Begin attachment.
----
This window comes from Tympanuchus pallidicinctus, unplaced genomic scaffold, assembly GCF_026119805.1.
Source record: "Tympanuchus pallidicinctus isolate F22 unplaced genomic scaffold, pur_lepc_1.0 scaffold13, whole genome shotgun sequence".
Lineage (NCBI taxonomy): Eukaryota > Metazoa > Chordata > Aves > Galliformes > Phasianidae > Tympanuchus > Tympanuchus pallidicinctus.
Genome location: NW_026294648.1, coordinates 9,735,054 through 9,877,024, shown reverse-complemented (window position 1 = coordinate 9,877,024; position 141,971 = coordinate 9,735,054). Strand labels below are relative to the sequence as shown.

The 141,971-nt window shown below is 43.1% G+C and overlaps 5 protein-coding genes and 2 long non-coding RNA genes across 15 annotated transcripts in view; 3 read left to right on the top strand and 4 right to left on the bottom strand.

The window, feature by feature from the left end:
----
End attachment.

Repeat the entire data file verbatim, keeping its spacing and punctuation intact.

This window comes from Tympanuchus pallidicinctus, unplaced genomic scaffold, assembly GCF_026119805.1.
Source record: "Tympanuchus pallidicinctus isolate F22 unplaced genomic scaffold, pur_lepc_1.0 scaffold13, whole genome shotgun sequence".
Lineage (NCBI taxonomy): Eukaryota > Metazoa > Chordata > Aves > Galliformes > Phasianidae > Tympanuchus > Tympanuchus pallidicinctus.
Genome location: NW_026294648.1, coordinates 9,735,054 through 9,877,024, shown reverse-complemented (window position 1 = coordinate 9,877,024; position 141,971 = coordinate 9,735,054). Strand labels below are relative to the sequence as shown.

The 141,971-nt window shown below is 43.1% G+C and overlaps 5 protein-coding genes and 2 long non-coding RNA genes across 15 annotated transcripts in view; 3 read left to right on the top strand and 4 right to left on the bottom strand.

The window, feature by feature from the left end: